I use to have a closet full of cushions from various stores in a rainbow of colours and textures that I had gathered over the years. I liked all of them but they were not as large as I would have liked. Last Christmas I decided to make my own cushions instead. I saved a few of the embroidered, jeweled cushions, but the rest I donated. I did the same thing in the spring and now its time for me to go through my fall things. This is the first of the cushions I am making for this fall.
These are easy to make when you break them down into individual steps. I always say I am crafty, I am NOT artsy. If I can paint these, I am certain you can paint these.
You will need a few materials.
Material for your cushion, (I used heavy muslin) one piece 20 by 20 inches and two pieces 16 by 20 inches. Prewash all your material and seal the edges with a Serger or zig zag stitch.
Art paper ( I used children’s art paper from the dollar store), a pencil and a black marker.
Acrylic paint, I used Neutral Grey, Burnt Umber, and Snow White. Of course you can do the same thing with oranges, browns and greens.
Tintable Martha Stewart fabric medium, so you can use acrylic paint on fabric.
A plate for mixing the paint and fabric medium, a jar of water, small brushes and a paper towel.
To create a template cut out a piece of paper to the size of your cushion. Mine was 20″ by 20″. Creating a template prior to painting allows you to erase as needed and gives a perspective as to the size of your pumpkin on the blank canvas of the cushion. Here is a terrific drawing how to video .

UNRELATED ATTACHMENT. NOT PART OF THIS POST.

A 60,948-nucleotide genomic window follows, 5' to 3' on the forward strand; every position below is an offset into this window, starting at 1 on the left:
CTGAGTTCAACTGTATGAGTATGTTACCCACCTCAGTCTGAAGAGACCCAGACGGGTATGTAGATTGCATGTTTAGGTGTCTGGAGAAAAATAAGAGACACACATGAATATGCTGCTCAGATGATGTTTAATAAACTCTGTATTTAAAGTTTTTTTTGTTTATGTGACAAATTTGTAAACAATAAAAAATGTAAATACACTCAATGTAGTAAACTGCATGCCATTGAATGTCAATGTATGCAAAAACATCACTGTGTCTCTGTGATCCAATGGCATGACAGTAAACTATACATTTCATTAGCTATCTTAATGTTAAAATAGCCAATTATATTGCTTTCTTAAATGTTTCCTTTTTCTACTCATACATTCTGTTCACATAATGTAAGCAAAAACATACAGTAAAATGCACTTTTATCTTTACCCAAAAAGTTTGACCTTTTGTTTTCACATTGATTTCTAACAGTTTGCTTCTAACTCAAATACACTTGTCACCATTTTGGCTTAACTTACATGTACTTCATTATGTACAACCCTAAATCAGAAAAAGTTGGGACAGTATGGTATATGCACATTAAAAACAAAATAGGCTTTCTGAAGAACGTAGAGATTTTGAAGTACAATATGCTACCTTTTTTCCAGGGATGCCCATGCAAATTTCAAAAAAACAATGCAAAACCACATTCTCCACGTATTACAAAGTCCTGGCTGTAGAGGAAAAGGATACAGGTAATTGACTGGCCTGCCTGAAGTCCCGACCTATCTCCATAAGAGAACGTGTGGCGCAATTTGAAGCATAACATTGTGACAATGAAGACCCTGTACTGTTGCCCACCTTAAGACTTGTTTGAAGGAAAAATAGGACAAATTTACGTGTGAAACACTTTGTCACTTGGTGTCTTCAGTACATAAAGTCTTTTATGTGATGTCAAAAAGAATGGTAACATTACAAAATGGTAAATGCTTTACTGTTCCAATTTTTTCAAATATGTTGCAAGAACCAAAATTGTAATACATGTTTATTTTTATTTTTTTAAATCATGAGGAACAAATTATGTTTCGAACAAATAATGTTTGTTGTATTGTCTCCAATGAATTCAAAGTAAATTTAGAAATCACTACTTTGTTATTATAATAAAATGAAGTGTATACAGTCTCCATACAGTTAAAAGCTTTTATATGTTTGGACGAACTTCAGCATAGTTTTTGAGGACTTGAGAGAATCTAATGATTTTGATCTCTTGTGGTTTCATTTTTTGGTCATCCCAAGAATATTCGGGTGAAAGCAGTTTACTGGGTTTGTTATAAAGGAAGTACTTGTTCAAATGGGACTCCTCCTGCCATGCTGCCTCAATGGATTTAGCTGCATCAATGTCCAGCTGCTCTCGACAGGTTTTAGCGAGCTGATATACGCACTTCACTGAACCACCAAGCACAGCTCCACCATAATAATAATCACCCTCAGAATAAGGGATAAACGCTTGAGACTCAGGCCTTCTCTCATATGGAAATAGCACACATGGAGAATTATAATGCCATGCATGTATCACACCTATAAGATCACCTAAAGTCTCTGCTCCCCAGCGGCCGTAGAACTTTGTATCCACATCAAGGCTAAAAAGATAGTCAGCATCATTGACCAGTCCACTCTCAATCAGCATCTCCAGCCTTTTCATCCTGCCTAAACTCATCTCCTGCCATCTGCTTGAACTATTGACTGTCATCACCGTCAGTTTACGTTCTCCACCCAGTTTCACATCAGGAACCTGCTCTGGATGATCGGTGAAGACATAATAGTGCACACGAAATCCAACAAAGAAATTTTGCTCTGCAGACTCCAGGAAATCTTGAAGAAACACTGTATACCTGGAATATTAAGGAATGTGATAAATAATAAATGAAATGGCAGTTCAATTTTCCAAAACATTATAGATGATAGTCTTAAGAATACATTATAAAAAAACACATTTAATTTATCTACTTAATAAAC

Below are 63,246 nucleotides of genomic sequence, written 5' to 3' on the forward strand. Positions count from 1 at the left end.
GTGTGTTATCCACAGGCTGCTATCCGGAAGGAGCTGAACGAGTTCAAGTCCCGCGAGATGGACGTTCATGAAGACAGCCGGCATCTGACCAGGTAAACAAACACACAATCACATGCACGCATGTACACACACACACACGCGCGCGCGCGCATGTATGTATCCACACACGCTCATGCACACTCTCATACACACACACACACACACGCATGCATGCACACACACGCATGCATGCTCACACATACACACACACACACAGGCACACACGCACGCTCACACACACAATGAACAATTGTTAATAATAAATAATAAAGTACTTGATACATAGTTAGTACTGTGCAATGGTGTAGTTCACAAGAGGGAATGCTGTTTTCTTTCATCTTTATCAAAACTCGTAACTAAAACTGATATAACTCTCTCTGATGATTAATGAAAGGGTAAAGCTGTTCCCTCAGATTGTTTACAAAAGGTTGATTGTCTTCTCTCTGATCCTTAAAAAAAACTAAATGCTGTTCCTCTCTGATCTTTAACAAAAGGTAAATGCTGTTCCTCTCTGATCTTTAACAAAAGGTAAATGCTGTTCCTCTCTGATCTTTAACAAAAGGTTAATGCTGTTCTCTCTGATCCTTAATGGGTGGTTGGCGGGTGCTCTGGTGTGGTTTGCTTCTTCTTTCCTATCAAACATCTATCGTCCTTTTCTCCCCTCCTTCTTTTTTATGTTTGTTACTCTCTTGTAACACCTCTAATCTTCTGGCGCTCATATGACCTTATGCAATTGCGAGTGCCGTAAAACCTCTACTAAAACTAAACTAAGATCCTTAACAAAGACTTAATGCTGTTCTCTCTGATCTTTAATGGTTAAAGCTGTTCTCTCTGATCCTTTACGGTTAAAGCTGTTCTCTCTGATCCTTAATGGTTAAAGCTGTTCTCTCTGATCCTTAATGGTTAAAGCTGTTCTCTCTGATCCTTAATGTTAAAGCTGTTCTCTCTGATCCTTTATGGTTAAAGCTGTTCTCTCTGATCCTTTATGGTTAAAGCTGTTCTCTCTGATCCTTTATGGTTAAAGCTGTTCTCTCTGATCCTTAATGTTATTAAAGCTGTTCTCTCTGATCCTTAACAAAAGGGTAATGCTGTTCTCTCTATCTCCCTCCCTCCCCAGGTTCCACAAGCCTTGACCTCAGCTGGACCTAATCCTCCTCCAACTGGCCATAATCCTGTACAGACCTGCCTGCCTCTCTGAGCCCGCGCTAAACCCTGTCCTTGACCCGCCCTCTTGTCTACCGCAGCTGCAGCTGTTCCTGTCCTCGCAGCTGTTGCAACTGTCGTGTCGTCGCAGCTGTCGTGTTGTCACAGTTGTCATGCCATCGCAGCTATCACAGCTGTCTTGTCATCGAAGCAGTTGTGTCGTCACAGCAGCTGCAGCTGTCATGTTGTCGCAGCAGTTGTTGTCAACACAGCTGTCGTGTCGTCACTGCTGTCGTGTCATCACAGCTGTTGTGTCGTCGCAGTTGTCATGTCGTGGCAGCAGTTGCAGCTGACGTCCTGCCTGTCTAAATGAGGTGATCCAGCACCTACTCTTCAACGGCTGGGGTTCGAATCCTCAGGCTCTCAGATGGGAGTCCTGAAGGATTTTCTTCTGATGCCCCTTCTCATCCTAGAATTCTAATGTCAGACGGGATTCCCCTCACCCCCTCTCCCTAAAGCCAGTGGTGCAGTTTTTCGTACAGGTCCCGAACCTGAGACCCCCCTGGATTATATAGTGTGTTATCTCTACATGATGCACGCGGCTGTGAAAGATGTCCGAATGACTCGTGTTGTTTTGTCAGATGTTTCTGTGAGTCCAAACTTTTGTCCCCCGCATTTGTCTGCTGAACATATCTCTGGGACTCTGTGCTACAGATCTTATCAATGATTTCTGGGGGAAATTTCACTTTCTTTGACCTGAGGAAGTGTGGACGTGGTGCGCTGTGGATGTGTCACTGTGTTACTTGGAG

Once the pumpkin is drawn and shaped as you like, outline it in black marker to darken the lines. Once this is done, place the material for the front of your cushion, good side up over your template and start painting.
Paint the outline neutral grey. Once done, mix the neutral grey with white to get a slightly lighter grey.
Remember that pumpkins are curved, think about the general shape of a pumpkin and curve your strokes accordingly.
Fill your pumpkin in by section, using long C shaped strokes.
As you complete each section, use a small brush and burnt umber to paint along the inside of the pumpkin section outlines. The colours will blend.
If you put on too much dark paint even it out by adding the grey/white. If your shading is too light add some more burnt umber.
Clean your brush between dark and light colour changes.
To paint the stem. Fill in with grey, outline with burnt umber,and add a few extra strokes for texture.
Pumpkins in nature come in a wide variety of shapes, sizes and imperfections. Have fun painting these, they don’t need to be perfect to give the allusion of a pumpkin.
Let dry thoroughly before you start sewing. Heat set the paint with a dry iron (described on Martha Stewart’s fabric medium). Now your ready to sew.
As always I am making a simple envelope cushion cover.
Leave the cushion good side up. Take the two 16 by 20 inch pieces iron a one inch seam along one length, sew along the edge..
Pin the two pieces to the front of your cushion cover as shown above. Sew with a 5/8 inch seam around all seams.
I am still right in the middle of making items for fall decor and craft fairs. Hopefully in a couple of weeks I will be able to show you a picture of the entire room. Lets just say the way this room looks today, your seeing a corner shot……